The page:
The Missio Nexus conference held last week in Florida provided an opportunity for MNN to talk more with Tom Lin, director of the Urbana Student Mission Conference and vice president of missions for InterVarsity Christian Fellowship, about what is happening at North America’s largest student missions conference in December.
Urbana is held every three years to connect college students who want to use their degrees for global change. “Most of what we do at Urbana is to point the direction where we see missions and…[where] missions is going in the future,” says Lin, director of the Urbana Student Mission Conference and vice president of missions for InterVarsity Christian Fellowship/USA
It seems lately this future is found in the Persecuted Church.
“I think [it is] a significant theme. I think because it is dominating not only global mission headlines, but global headlines…. At Urbana, we’re focusing on it because one of the traits of this generation…is this sense of global citizenship. They are global citizens; they understand they are apart of a global family. We want to continue to reinforce that.”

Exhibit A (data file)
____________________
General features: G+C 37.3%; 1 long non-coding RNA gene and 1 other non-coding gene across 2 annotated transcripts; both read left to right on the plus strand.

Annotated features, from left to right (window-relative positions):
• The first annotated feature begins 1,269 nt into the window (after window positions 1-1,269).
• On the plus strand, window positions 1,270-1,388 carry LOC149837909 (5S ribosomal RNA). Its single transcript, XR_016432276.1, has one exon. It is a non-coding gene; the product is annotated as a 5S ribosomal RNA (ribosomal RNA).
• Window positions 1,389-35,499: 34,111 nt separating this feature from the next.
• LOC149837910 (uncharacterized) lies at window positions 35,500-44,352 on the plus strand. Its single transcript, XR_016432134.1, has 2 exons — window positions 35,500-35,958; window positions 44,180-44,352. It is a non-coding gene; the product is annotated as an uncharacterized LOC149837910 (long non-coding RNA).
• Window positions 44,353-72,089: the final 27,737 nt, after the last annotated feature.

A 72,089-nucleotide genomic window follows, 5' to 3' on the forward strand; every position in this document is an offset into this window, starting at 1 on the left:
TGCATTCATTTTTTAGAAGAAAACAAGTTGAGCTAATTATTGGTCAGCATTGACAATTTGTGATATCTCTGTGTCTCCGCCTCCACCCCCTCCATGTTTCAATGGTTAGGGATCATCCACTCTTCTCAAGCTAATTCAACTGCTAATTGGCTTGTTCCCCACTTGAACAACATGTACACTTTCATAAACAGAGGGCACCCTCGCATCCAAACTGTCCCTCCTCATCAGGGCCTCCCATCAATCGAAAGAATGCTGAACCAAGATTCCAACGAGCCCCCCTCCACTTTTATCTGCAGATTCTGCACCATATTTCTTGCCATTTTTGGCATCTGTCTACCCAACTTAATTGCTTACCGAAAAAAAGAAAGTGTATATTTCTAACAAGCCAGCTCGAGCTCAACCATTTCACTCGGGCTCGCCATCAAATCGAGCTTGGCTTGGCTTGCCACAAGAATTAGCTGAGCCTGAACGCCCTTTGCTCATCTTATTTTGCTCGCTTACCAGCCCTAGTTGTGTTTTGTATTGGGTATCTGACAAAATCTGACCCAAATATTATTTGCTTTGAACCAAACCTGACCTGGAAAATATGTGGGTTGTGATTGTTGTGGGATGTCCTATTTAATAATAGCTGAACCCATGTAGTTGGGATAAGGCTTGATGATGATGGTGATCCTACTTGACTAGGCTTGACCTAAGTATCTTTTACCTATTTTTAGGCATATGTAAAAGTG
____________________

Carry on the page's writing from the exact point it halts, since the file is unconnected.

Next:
Lin also sees how the unique gifts of the millennial generation will help them to work and connect globally. “I think one of the unique giftings that they have is this entrepreneurial spirit. So if you look at statistics, I think research shows maybe half of them want to be business owners or entrepreneurs and start their own organizations. The technology tools available to them [and] their ingenuity is just amazing.”
Students now have opportunities open to them because of the technology available.
They’re able to do more than ever before and believe they can make a difference. “There’s this sense that they can do those things, they’re capable they’re at an age where technology and other things enable them…They’re going to tackle a lot of significant challenges using technology,” said Lin.
However, even with these unique generational gifts, Lin still sees challenges facing the millennial generation. “Their attention span we know is shorter. They move on to thing to thing to thing quickly.” While it may be hard to refrain from laughing about a short attention span, there are more serious challenges this generation faces.
He points out, “statistics also show they tend to be younger in their faith on average in college. So you’ve got more people who become Christians, come to Christ while in college, so their journeys have just started and sociologically you have delayed adulthood so you have students who are perhaps less mature than generations earlier who are in their twenties.” Urbana is helping these students invest in their future and the future of the great commission.
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SOURCE: Mission Network News